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How Inflation Affects the Census Bureau's Income and Earnings Estimates

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On Sept. 13, 2022, the U.S. Census Bureau will release income and earnings estimates for 2021, using data from the 2022 Current Population Survey Annual Social and Economic Supplement (CPS ASEC). In the report, Income in the United States: 2021, the Census Bureau will compare estimates of median income and earnings between 2020 and 2021 and present historical income and earnings estimates dating back to 1967. 

To account for changes in the cost of living, the Census Bureau adjusts all prior year income and earnings estimates for inflation. There are numerous price indexes available to the Census Bureau to use for this adjustment. The Census Bureau currently uses the Consumer Price Index Retroactive Series for all Urban Consumers All Items (R-CPI-U-RS), produced by the Bureau of Labor Statistics (formerly known as the Consumer Price Index Research Series [CPI-U-RS]).

According to this index, prices increased by 4.7% between 2020 and 2021. This is the largest annual increase in the inflation rate since 1990. 

Figure 1: Annual Percent Change of the Consumer Price Index Retroactive Series (R-CPI-U-RS) Using Current Methods All Items: 1967 to 2021

Inflation has increased more rapidly in 2022. Over the first seven months of 2022, inflation rose 5.4%. Between July 2021 and July 2022, inflation increased 8.5%.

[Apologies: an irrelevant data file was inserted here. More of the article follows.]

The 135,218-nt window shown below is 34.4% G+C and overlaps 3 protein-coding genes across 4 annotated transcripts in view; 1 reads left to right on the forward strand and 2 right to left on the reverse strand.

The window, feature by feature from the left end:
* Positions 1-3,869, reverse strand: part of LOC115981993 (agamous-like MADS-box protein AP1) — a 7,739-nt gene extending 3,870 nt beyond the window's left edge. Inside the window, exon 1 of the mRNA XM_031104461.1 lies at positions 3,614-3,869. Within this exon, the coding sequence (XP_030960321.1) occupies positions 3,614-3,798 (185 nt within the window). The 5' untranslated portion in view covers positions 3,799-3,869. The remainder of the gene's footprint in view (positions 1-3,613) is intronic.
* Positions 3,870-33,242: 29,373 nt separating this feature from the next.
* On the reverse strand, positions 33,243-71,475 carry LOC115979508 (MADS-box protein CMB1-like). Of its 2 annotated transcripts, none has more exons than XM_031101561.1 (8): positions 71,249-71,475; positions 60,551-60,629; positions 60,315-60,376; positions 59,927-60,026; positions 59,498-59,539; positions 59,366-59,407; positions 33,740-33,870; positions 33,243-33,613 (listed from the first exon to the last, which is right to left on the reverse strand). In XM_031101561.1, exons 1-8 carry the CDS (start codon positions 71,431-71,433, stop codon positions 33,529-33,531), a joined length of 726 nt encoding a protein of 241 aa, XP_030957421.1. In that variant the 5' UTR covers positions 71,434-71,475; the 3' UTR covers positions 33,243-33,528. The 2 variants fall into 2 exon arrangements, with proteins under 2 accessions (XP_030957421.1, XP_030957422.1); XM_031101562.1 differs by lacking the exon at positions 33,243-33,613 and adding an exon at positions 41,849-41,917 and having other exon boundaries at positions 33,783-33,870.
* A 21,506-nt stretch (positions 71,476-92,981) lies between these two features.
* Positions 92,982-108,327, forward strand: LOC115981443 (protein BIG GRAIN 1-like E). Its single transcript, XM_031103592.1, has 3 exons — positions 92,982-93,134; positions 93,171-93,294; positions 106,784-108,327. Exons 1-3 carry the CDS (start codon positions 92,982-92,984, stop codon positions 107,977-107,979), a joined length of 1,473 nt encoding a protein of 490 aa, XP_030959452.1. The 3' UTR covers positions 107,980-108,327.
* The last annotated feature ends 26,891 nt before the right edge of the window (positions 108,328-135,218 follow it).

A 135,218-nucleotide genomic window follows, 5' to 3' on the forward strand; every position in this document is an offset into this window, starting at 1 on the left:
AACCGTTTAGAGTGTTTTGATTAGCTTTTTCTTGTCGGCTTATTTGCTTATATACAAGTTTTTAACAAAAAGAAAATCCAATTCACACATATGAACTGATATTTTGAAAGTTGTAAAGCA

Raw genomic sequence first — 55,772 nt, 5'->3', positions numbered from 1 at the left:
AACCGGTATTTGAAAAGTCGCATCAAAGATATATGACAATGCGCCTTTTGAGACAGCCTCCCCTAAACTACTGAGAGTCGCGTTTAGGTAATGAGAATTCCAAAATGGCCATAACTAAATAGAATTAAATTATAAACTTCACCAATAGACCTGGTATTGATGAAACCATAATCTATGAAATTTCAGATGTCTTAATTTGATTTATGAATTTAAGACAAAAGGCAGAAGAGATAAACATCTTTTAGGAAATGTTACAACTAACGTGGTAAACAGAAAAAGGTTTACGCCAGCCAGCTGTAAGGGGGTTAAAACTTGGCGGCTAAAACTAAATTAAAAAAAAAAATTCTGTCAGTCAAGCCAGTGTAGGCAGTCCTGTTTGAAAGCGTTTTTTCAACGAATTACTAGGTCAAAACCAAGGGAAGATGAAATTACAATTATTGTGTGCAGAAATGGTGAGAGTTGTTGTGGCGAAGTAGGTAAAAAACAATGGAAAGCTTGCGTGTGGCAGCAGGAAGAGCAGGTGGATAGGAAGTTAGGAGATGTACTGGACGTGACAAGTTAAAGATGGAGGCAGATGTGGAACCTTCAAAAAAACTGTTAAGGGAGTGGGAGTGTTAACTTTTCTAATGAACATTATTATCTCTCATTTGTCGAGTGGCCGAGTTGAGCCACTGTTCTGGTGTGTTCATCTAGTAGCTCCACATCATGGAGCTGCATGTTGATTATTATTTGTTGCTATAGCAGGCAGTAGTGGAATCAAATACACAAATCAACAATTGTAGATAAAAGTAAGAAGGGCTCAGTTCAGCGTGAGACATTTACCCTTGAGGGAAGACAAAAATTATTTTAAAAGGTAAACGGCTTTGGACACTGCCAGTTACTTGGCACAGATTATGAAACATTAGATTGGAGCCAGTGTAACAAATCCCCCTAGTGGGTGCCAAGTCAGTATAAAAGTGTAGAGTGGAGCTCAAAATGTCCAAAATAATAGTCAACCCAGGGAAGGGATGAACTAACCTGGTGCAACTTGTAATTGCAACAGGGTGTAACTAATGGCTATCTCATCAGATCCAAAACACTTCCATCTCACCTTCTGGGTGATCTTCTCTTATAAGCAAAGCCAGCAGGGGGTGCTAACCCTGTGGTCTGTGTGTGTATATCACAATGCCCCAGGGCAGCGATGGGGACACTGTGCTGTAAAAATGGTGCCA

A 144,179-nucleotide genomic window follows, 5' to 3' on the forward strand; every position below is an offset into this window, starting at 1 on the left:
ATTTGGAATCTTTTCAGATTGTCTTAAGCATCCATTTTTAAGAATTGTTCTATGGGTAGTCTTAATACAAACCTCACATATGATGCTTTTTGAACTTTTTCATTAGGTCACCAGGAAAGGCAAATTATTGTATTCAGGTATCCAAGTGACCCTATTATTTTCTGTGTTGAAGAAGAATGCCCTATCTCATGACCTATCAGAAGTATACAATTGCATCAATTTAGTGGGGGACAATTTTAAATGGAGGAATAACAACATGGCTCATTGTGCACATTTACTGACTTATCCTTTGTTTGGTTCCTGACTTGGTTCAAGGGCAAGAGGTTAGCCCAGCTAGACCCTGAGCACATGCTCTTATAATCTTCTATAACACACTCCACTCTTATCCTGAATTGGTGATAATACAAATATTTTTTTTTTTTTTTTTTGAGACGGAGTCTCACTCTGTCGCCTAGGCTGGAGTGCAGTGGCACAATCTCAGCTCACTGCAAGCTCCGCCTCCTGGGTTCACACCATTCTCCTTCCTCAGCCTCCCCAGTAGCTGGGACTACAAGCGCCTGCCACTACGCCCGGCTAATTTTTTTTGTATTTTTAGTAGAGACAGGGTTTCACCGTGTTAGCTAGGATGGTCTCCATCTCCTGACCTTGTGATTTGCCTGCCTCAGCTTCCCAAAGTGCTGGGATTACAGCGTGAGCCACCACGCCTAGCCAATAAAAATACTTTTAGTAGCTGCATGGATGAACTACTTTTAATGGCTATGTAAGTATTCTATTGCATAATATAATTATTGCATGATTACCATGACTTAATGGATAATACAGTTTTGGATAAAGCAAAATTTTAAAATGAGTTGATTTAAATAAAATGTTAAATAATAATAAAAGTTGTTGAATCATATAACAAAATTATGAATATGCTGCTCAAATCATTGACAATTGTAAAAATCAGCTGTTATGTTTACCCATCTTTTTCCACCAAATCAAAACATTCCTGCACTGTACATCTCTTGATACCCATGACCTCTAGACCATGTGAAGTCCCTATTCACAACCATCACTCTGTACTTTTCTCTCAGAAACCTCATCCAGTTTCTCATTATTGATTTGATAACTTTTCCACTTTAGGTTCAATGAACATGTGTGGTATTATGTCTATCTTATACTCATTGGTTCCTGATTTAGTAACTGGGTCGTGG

Since income estimates released in September reflect annual income in the prior calendar year, the Census Bureau’s inflation adjustment does not account for the additional price increases experienced in 2022. Those changes will be reflected in the inflation-adjusted estimates of income released in next year’s report.

In nominal terms, meaning unadjusted for inflation, the median income for all U.S. households in 2020 was $68,010. In real terms, meaning adjusted to 2021 dollars, median income in 2020 was $71,186. The difference (4.7%) reflects the inflation rate between 2020 and 2021. When the Census Bureau releases income and earnings statistics for 2021, the estimated change in income and earnings between 2020 and 2021 will compare the 2021 nominal estimates to the real 2020 estimates (adjusted to 2021 dollars). The difference between the adjusted 2020 and unadjusted 2021 estimates reflects the change in real income and earnings between the two years.

As mentioned, the Census Bureau currently uses R-CPI-U-RS. The Census Bureau is considering whether to use price indexes that better account for how households adjust consumption when relative prices change. For more information about the motivation for this potential change, the relative merits of alternative inflation indexes, and implications for the CPS ASEC’s historical estimates of income and earnings, visit <www.census.gov/topics/income-poverty/income/guidance/alternative-inflation.html>. The Census Bureau is seeking comments about this proposed change. For more information about how to submit feedback, refer to the Federal Register Notice

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Page Last Revised - August 21, 2023
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